Motion to Take Note
My Lords, in preparing for this debate, I would like to place on record my thanks to Phil McAnespie, president of the Scottish Beekeepers Association; Dr Stephen Palmer, a master beekeeper with over 30 years’ experience; Professor Ratnieks from the University of Sussex; Professor Poppy and Dr Newman from the University of Southampton; the British Beekeepers Association; Dr Peter Neumann from the Swiss Bee Research Centre; David Wootton, whose Bee Keeping: A Novices Guide is invaluable to the beginner and expert alike; and Richard Carlile, Bob Bridle and Robert Stovell, who assist me with the hives we manage for the love of beekeeping and no commercial gain at our home in East Sussex.
First, I have some positive news. Since I had the good fortune of securing a debate on this subject in 2009, in which my noble friend Lord Patten made a memorable and impressive speech, beekeeping has undergone a dramatic increase in popularity. The number of beekeepers has doubled in the past 10 years, with impressive developments in urban areas. There has been a corresponding growth in awareness and public concern regarding honey bees. However, I have tabled this Motion for debate because there is real and serious cause for concern about the plight of bees in recent years, as well as wider concerns about pollinators and pollution.
Before focusing on the situation in the United Kingdom, it is timely to remind ourselves of what is happening elsewhere in the world, summarised best in the findings of the United Nations Environment Programme Report, published as we headed into 2012, and well covered by Michael McCarthy, the environment editor of the Independent. That report demonstrated the decline in managed bee colonies, seen increasingly in Europe and the US in the past decade and now also being observed in China and Japan, with the first signs of African collapses.
The authors, who include some of the world’s leading honey bee experts, issued a stark warning about the disappearance of bees, which are increasingly important as crop pollinators around the globe. Without profound changes to the way human beings manage the planet, declines in pollinators needed to feed a growing global population are likely to continue. The scientists warn that a number of factors may now be coming together to damage bee colonies around the world, ranging from declines in flowering plants and the use of damaging insecticides to the worldwide spread of pests and air pollution. They call for farmers and landowners to be offered incentives to restore pollinator-friendly habitats, including key flowering plants near crop-producing fields, and stress that more care needs to be taken in the choice, timing and application of insecticides and other chemicals. Although managed hives can be moved out of harm’s way, wild populations of pollinators are completely vulnerable, the report states.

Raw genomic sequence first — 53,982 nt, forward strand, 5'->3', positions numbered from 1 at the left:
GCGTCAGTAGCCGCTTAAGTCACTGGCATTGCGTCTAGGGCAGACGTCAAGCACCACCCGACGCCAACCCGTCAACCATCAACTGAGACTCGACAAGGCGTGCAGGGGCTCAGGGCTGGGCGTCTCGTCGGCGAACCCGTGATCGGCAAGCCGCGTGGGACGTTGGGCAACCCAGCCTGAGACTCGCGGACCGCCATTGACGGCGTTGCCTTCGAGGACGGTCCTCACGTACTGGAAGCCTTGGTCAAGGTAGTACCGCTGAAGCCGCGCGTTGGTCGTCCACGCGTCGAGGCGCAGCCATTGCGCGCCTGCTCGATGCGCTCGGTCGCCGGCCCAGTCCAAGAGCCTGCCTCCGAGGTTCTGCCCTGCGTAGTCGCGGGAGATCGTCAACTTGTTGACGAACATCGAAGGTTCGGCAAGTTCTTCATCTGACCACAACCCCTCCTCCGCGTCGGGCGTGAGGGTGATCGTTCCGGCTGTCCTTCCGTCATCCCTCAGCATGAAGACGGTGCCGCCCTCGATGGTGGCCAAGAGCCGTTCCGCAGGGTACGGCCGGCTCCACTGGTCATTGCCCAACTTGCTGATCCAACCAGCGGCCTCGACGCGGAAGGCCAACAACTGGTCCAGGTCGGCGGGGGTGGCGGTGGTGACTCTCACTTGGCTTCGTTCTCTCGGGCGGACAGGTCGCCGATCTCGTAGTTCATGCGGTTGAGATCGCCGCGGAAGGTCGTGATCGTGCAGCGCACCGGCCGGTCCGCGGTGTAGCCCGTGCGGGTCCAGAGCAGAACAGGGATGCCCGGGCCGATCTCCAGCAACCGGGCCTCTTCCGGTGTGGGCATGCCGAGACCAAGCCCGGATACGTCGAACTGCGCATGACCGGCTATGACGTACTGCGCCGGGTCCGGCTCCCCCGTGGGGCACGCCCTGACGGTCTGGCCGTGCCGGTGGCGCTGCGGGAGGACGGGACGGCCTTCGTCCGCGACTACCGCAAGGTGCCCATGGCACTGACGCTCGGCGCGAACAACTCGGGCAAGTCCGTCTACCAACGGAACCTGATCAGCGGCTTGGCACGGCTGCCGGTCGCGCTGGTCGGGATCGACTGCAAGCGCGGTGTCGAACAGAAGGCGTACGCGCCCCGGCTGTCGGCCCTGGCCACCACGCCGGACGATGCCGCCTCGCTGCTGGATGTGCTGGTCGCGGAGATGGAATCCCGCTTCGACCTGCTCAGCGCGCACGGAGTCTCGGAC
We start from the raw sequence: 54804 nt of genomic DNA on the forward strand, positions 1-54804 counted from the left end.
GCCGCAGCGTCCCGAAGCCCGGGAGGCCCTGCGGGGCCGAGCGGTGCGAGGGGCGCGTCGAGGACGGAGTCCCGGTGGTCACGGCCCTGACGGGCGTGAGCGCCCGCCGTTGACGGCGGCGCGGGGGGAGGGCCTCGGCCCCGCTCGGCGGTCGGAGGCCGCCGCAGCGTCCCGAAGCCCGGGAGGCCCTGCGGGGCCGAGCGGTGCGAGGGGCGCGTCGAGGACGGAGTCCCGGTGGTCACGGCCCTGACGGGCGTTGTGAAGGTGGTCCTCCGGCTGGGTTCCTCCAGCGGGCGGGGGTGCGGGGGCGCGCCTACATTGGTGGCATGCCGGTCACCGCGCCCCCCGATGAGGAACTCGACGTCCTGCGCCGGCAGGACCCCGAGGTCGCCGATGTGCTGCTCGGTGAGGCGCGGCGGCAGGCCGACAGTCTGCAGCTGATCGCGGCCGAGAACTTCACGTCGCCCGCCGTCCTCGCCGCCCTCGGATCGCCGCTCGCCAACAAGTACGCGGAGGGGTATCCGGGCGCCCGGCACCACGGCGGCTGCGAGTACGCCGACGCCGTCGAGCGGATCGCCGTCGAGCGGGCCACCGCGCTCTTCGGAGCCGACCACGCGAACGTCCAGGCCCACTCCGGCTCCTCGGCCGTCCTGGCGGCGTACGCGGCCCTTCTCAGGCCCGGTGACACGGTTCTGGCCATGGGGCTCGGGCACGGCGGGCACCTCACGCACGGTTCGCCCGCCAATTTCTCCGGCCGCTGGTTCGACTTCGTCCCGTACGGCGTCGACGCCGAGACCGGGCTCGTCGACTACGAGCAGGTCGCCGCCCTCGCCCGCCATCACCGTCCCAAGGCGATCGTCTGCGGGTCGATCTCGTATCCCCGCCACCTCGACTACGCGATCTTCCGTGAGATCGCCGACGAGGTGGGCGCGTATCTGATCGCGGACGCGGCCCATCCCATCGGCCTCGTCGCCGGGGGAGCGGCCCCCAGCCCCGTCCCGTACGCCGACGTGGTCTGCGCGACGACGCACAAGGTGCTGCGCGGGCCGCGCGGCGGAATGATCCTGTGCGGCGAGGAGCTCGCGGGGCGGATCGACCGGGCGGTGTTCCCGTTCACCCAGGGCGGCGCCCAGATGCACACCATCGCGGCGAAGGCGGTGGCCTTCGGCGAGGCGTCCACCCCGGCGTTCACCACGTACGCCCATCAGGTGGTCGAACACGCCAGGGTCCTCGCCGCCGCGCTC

The way that humanity manages or mismanages its nature-based assets, including pollinators, will in part define our collective future in the 21st century. The fact is that of the 100 crop species that provide 90% of the world’s food, more than 70 are pollinated by bees. Some human beings fabricate the illusion that, in the 21st century, they have the technological prowess to be independent of nature. Bees underline the reality that we are more, not less, dependent on nature’s services in a world of 7 billion people.
Declines in bee colonies date back to the mid-1960s in Europe, but have accelerated since 1998. In North America, losses of colonies since 2004 have left the continent with fewer managed pollinators than at any time in the past 50 years. Chinese beekeepers have recently faced several inexplicable and complex symptoms of colony losses in both species. It has been reported elsewhere that some Chinese farmers have had to resort to pollinating fruit trees by hand because of the lack of insects.
The report lists a number of factors which may be coming together to cause the decline. They include: habitat degradation, including the loss of flowering plant species that provide food for bees; some insecticides, including the so-called systematic insecticides, which can migrate to the entire plant as it grows and can be taken in by bees in nectar and pollen; parasites and pests, such as the well-known varroa mite; and air pollution, which may be interfering with the ability of bees to find flowering plants, and thus food. Scents that could travel more than 800 metres in the 1800s now reach less than 200 metres from a plant.
“The transformation of the countryside and rural areas in the past half-century or so has triggered a decline in wild living bees and other pollinators”,
said one of the lead authors, Dr Peter Neumann of the Swiss Bee Research Centre. He continued:
“Society is increasingly investing in ‘industrial-scale’ hives and managed colonies to make up the shortfall and going so far as to truck bees around to farms and fields in order to maintain our food supplies. A variety of factors are making these man-made colonies vulnerable to decline and collapse. We need to get smarter about how we manage these hives, but perhaps more importantly, we need to better manage the landscape beyond, in order to recover wild bee populations”.